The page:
Paul Tuns:

Jason Kenney announced in May he would resign as leader of the United Conservative Party of Alberta, forcing a leadership election to replace him and choose a new premier ahead of next year’s provincial election. Kenney had won 51.4 per cent in a leadership review but immediately announced he would vacate the leadership once the party chose a new leader; the UCP caucus affirmed he would remain leader until his replacement was chosen by the party’s membership.

There are six approved candidates: former minister of Culture, Multiculturalism and Status of Women Leela Aheer; former MP and Wildrose leader Brian Jean; independent MLA for Central Peace-Notley Todd Loewen, who was kicked out of the UCP caucus for criticizing the government’s response to Covid; Minister of Transportation Rajan Sawhney; Minister of Children’s Services Rebecca Schulz; former Wildrose leader Danielle Smith; Finance Minister Travis Toews.

In 2017, Jason Kenney and Brian Jean united the Progressive Conservative Party of Alberta and the Wildrose Party in an effort to end the vote-splitting on the right that led to the NDP government of Rachel Notley.

Jean had a pro-life voting record as a federal MP but abandoned his social conservatism when he became leader of the Wildrose. Aheer, Sawhney, Schulz, and Smith are social liberals on life and family issues, with Aheer regularly participating in pride parades. Toews calls himself pro-life and is supported by numerous provincial and federal pro-life elected officials including MLA Dan Williams and MP Arnold Viersen, but has said he will not alter the status quo on abortion; in a statement released to the media he said, “My personal views would put me in the pro-life camp on that issue, but I have no intention or agenda on limiting access to health care with respect to abortion.”

Aheer called the overturning of Roe v. Wade in the U.S., “devastating on so many levels” in a Twitter video and said, “We, as elected officials, must protect women’s rights locally, nationally and internationally.” Schulz said in a statement, “As a woman, I believe all women should have the freedom to choose and have access to the health care services they need. Under a Schulz government this will not change.” Smith told CTV that “I am pro-choice” on both abortion and vaccines.

Campaign Life Coalition had not completed its voter’s guide for the UCP leadership when The Interim went to press but it has decided it would green-light Loewen who issued a strong pro-life and pro-parental rights’ statement.

Loewen said he “has a personal conviction for the pro-life message” and “believes in policies that support families and the raising of children.” He vowed to support “charities to assist women in crisis and take action to reduce barriers for adoption.” He also declared he has been “very clear and consistent that parents are the primary educators of their children,” and therefore, “public schools should be teaching core academic subjects while leaving families to guide their children in matters of ideology and values.”

Loewen said as leader he would “respect open nomination races and not interfere with the campaigns of candidates who hold pro-life stances” and promised that MLAs would be allowed to vote their conscience.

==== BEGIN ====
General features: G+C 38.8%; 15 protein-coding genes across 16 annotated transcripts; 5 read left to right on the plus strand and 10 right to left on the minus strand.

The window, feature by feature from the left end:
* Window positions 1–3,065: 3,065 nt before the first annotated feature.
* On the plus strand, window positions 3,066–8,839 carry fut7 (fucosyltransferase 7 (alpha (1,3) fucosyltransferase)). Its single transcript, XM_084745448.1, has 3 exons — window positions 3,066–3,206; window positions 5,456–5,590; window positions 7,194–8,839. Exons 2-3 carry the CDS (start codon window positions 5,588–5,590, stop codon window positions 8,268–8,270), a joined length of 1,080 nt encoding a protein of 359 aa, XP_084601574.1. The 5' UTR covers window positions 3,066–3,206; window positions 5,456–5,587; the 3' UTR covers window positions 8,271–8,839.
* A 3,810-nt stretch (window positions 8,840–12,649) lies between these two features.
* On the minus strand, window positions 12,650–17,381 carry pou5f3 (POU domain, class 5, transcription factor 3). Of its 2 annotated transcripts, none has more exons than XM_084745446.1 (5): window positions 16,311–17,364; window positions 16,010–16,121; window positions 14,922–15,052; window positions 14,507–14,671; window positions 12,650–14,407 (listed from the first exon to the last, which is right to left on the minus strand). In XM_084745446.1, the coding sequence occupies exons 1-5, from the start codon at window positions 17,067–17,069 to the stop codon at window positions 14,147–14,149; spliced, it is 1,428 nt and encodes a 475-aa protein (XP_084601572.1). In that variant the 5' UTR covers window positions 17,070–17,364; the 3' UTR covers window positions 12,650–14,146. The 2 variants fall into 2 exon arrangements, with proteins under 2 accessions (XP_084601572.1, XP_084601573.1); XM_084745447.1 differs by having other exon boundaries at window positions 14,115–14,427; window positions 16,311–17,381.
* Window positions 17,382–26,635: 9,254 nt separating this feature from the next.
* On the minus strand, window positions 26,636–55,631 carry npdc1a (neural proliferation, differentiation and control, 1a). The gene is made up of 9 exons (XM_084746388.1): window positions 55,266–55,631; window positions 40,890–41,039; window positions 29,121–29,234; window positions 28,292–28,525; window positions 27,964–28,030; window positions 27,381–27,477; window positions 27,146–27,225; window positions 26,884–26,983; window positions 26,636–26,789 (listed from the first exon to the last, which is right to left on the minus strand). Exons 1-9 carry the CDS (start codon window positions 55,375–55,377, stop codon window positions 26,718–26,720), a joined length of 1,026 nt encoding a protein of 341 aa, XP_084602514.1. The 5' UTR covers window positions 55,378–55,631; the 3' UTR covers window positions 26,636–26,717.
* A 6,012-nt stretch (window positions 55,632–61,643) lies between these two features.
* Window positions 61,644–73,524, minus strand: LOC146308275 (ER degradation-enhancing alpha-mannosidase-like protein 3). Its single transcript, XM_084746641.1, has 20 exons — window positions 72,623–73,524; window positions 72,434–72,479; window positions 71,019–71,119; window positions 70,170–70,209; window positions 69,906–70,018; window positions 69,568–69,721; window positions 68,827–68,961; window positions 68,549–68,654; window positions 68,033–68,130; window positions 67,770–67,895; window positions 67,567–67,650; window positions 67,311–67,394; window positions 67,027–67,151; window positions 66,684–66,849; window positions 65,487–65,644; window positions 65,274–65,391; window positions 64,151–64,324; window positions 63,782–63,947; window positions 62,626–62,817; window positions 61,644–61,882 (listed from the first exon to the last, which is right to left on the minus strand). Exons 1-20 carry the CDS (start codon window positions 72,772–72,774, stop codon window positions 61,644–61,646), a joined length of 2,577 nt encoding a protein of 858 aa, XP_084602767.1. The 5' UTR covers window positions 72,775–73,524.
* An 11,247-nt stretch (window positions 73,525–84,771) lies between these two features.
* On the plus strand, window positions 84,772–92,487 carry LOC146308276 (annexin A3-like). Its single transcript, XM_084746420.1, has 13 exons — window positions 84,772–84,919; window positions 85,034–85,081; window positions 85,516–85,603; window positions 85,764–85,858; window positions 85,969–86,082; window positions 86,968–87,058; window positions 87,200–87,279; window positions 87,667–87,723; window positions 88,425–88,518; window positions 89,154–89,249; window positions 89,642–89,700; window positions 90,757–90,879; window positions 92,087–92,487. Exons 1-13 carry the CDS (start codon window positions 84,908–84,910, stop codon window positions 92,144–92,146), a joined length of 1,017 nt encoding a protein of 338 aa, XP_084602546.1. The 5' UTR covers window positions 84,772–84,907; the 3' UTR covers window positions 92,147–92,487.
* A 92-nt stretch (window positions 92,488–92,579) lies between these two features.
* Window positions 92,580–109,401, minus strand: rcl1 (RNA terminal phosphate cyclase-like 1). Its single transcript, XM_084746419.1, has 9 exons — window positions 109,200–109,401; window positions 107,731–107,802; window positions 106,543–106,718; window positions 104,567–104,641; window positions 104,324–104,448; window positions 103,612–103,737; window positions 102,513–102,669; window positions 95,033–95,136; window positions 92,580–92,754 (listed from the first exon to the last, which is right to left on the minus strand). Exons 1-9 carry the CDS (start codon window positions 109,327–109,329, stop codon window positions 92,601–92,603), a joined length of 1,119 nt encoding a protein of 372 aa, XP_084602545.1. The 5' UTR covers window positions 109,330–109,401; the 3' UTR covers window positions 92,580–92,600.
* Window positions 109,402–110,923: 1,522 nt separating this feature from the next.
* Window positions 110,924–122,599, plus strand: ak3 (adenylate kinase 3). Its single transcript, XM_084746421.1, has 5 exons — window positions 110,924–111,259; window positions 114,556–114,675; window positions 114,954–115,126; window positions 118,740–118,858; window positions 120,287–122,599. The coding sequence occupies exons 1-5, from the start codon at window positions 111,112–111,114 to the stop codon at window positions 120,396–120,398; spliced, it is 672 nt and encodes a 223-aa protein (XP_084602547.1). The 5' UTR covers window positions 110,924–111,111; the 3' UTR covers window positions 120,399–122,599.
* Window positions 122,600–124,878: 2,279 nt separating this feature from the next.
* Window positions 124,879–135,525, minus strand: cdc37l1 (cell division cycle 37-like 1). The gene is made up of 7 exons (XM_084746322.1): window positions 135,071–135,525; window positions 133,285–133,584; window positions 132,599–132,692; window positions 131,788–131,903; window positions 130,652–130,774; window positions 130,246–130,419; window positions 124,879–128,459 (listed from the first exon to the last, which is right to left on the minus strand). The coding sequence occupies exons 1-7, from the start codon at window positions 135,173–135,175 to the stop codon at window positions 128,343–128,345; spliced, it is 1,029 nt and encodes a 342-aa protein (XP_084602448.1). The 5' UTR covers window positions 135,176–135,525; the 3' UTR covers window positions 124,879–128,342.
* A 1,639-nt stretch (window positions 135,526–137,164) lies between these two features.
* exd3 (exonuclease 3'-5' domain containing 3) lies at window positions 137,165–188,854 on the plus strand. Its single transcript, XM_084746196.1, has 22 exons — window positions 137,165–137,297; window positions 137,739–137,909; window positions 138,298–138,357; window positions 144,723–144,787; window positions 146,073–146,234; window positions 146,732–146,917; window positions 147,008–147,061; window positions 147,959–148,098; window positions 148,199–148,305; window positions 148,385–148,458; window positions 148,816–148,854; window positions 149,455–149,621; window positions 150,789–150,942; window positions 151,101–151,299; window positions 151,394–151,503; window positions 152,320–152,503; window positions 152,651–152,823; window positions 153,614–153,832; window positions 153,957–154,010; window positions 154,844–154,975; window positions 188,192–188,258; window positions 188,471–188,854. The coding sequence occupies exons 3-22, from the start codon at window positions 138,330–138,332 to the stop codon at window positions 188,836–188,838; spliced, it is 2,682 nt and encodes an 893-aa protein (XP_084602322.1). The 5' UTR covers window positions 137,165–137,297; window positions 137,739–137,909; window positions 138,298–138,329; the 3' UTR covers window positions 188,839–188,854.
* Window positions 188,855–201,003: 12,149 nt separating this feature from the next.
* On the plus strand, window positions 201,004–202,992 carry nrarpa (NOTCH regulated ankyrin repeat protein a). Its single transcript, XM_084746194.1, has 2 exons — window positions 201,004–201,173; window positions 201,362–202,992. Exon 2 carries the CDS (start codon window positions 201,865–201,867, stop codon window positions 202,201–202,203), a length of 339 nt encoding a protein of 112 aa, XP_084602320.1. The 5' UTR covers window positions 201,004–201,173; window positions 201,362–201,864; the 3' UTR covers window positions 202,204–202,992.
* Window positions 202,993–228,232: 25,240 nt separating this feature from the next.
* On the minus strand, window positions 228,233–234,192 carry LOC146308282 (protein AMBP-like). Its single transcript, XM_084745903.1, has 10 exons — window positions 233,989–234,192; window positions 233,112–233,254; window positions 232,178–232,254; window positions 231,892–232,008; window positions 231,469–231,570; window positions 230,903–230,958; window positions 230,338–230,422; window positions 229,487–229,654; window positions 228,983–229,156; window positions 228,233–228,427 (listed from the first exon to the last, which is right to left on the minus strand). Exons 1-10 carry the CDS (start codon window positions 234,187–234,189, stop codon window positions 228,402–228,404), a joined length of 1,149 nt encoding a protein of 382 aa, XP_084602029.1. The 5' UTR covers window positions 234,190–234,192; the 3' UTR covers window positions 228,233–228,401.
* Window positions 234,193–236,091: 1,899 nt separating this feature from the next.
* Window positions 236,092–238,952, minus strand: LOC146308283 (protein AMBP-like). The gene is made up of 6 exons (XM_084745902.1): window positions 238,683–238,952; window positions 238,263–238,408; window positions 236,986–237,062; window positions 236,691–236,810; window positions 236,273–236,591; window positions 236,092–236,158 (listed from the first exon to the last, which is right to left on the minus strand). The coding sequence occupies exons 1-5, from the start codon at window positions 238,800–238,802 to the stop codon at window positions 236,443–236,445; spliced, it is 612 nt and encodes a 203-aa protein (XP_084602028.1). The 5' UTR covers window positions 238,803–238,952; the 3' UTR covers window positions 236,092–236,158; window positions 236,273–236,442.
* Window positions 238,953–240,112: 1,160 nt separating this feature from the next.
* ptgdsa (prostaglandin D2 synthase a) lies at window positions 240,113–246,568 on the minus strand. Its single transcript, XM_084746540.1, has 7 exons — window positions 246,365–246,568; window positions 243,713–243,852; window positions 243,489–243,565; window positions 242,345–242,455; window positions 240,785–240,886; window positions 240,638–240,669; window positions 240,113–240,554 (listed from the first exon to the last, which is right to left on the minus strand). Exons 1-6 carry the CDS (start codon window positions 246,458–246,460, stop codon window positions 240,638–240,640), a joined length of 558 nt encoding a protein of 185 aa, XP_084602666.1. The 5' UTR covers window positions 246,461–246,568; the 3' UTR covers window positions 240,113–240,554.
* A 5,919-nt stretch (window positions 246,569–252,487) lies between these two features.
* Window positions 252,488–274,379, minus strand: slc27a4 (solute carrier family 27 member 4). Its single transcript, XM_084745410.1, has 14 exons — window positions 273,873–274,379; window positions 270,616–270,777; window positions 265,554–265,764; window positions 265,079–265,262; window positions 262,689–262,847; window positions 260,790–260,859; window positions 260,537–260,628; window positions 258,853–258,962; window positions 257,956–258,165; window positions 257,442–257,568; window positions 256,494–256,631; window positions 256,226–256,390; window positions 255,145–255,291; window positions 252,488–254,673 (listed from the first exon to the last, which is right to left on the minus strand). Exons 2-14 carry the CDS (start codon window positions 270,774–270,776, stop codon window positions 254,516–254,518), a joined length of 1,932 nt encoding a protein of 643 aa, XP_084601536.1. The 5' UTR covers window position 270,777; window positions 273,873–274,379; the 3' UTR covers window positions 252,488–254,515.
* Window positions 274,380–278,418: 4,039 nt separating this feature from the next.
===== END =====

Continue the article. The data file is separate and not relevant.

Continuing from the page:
Loewen said his position is “a fair and reasonable way for the government to start respecting those with pro-life stances in Alberta.”

CLC’s director of political operations Jack Fonseca said of Loewen’s statement, “What a refreshing change from Jason Kenney,” who blocked socially conservative candidates, supported LGBQT ideology in schools, and blocked his caucus from opposing the NDP’s bubble zone law.

Fonseca said, “Loewen’s policies would help advance the cause of preborn human rights, and support parents in their God-given right to raise their children according to their own religious and moral beliefs.”

In mid-August Loewen sought to shore up support with pro-life party members, saying if he became premier he would enact conscience protection legislation modeled on Manitoba’s Bill 34, which CLC calls the gold standard for conscience protection in Canada.

On August 18, Loewen reasserted his pro-life beliefs in a Facebook Live video, calling himself “definitely pro-life” as he lamented the number of abortions committed in Canada: “Across Canada we have about 100,000 abortions a year being performed and we have about 500 newborn adoptions happening across Canada a year, and so … we need to be able to support mothers in crisis. We need to be able to make sure they have the supports that they need.” He also criticized the anti-free speech bubble zone in Alberta that outlaws peaceful pro-life witnessing near abortion facilities and vowed to review the law.

Polling in leadership races is notoriously difficult, but the conventional wisdom and limited number of public polls suggest that Smith is pulling away from Jean and Toews.

CLC national president Jeff Gunnarson told The Interim that it is important to support Loewen to “send a signal to the new leader that pro-life Albertans are an important part of the United Conservative Party.”

Mail-in voting begins Sept. 2 for those who were members in good standing as of August 12, and the deadline for the party to receive ballots is Oct. 3. The new leader will be announced Oct. 6.